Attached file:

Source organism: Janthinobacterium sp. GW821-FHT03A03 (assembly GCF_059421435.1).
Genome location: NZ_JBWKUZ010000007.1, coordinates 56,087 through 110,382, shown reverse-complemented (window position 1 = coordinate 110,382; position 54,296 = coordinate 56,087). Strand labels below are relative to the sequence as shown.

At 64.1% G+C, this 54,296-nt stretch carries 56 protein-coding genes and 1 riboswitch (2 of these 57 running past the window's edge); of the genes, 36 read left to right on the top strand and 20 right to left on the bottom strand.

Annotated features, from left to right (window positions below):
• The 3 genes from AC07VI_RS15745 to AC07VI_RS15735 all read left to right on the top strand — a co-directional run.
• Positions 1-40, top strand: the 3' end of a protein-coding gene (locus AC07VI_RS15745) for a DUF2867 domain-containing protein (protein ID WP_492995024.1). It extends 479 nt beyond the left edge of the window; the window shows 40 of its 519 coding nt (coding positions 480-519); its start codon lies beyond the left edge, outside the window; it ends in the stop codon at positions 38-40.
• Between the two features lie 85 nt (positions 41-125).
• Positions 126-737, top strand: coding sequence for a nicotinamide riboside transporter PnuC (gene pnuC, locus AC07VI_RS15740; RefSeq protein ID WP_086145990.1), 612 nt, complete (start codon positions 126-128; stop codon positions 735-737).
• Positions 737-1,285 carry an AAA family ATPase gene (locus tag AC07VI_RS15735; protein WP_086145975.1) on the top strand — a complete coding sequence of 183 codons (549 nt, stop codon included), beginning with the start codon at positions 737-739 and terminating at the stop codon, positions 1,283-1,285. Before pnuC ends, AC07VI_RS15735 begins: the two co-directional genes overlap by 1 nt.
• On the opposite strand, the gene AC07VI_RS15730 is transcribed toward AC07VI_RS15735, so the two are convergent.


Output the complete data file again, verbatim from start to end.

Source organism: Janthinobacterium sp. GW821-FHT03A03 (assembly GCF_059421435.1).
Genome location: NZ_JBWKUZ010000007.1, coordinates 56,087 through 110,382, shown reverse-complemented (window position 1 = coordinate 110,382; position 54,296 = coordinate 56,087). Strand labels below are relative to the sequence as shown.

At 64.1% G+C, this 54,296-nt stretch carries 56 protein-coding genes and 1 riboswitch (2 of these 57 running past the window's edge); of the genes, 36 read left to right on the top strand and 20 right to left on the bottom strand.

Annotated features, from left to right (window positions below):
• The 3 genes from AC07VI_RS15745 to AC07VI_RS15735 all read left to right on the top strand — a co-directional run.
• Positions 1-40, top strand: the 3' end of a protein-coding gene (locus AC07VI_RS15745) for a DUF2867 domain-containing protein (protein ID WP_492995024.1). It extends 479 nt beyond the left edge of the window; the window shows 40 of its 519 coding nt (coding positions 480-519); its start codon lies beyond the left edge, outside the window; it ends in the stop codon at positions 38-40.
• Between the two features lie 85 nt (positions 41-125).
• Positions 126-737, top strand: coding sequence for a nicotinamide riboside transporter PnuC (gene pnuC, locus AC07VI_RS15740; RefSeq protein ID WP_086145990.1), 612 nt, complete (start codon positions 126-128; stop codon positions 735-737).
• Positions 737-1,285 carry an AAA family ATPase gene (locus tag AC07VI_RS15735; protein WP_086145975.1) on the top strand — a complete coding sequence of 183 codons (549 nt, stop codon included), beginning with the start codon at positions 737-739 and terminating at the stop codon, positions 1,283-1,285. Before pnuC ends, AC07VI_RS15735 begins: the two co-directional genes overlap by 1 nt.
• On the opposite strand, the gene AC07VI_RS15730 is transcribed toward AC07VI_RS15735, so the two are convergent.